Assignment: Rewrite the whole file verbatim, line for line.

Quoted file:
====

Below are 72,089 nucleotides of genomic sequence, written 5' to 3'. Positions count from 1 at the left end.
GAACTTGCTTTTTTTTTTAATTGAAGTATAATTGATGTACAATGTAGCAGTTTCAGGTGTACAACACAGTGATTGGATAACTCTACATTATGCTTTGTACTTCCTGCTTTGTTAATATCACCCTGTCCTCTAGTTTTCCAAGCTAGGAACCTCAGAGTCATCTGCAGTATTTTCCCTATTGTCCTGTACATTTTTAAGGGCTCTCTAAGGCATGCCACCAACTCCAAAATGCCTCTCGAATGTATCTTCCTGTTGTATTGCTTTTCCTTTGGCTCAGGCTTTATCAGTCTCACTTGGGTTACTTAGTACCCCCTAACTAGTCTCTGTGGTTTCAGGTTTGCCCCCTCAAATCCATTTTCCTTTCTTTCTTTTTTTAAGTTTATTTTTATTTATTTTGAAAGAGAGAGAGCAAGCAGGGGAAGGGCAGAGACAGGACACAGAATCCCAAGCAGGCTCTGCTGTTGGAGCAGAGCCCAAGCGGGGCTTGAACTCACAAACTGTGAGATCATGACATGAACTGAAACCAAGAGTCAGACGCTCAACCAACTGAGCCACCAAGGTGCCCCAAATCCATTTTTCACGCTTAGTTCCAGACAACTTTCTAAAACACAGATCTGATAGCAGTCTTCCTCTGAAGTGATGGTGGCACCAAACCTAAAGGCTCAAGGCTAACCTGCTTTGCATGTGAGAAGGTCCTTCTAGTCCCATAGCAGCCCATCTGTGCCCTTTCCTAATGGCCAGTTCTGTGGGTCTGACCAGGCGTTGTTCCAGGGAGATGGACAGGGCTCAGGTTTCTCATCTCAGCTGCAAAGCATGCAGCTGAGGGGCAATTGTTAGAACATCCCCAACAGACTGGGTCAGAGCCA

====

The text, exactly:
Below are 72,089 nucleotides of genomic sequence, written 5' to 3'. Positions count from 1 at the left end.
GAACTTGCTTTTTTTTTTAATTGAAGTATAATTGATGTACAATGTAGCAGTTTCAGGTGTACAACACAGTGATTGGATAACTCTACATTATGCTTTGTACTTCCTGCTTTGTTAATATCACCCTGTCCTCTAGTTTTCCAAGCTAGGAACCTCAGAGTCATCTGCAGTATTTTCCCTATTGTCCTGTACATTTTTAAGGGCTCTCTAAGGCATGCCACCAACTCCAAAATGCCTCTCGAATGTATCTTCCTGTTGTATTGCTTTTCCTTTGGCTCAGGCTTTATCAGTCTCACTTGGGTTACTTAGTACCCCCTAACTAGTCTCTGTGGTTTCAGGTTTGCCCCCTCAAATCCATTTTCCTTTCTTTCTTTTTTTAAGTTTATTTTTATTTATTTTGAAAGAGAGAGAGCAAGCAGGGGAAGGGCAGAGACAGGACACAGAATCCCAAGCAGGCTCTGCTGTTGGAGCAGAGCCCAAGCGGGGCTTGAACTCACAAACTGTGAGATCATGACATGAACTGAAACCAAGAGTCAGACGCTCAACCAACTGAGCCACCAAGGTGCCCCAAATCCATTTTTCACGCTTAGTTCCAGACAACTTTCTAAAACACAGATCTGATAGCAGTCTTCCTCTGAAGTGATGGTGGCACCAAACCTAAAGGCTCAAGGCTAACCTGCTTTGCATGTGAGAAGGTCCTTCTAGTCCCATAGCAGCCCATCTGTGCCCTTTCCTAATGGCCAGTTCTGTGGGTCTGACCAGGCGTTGTTCCAGGGAGATGGACAGGGCTCAGGTTTCTCATCTCAGCTGCAAAGCATGCAGCTGAGGGGCAATTGTTAGAACATCCCCAACAGACTGGGTCAGAGCCA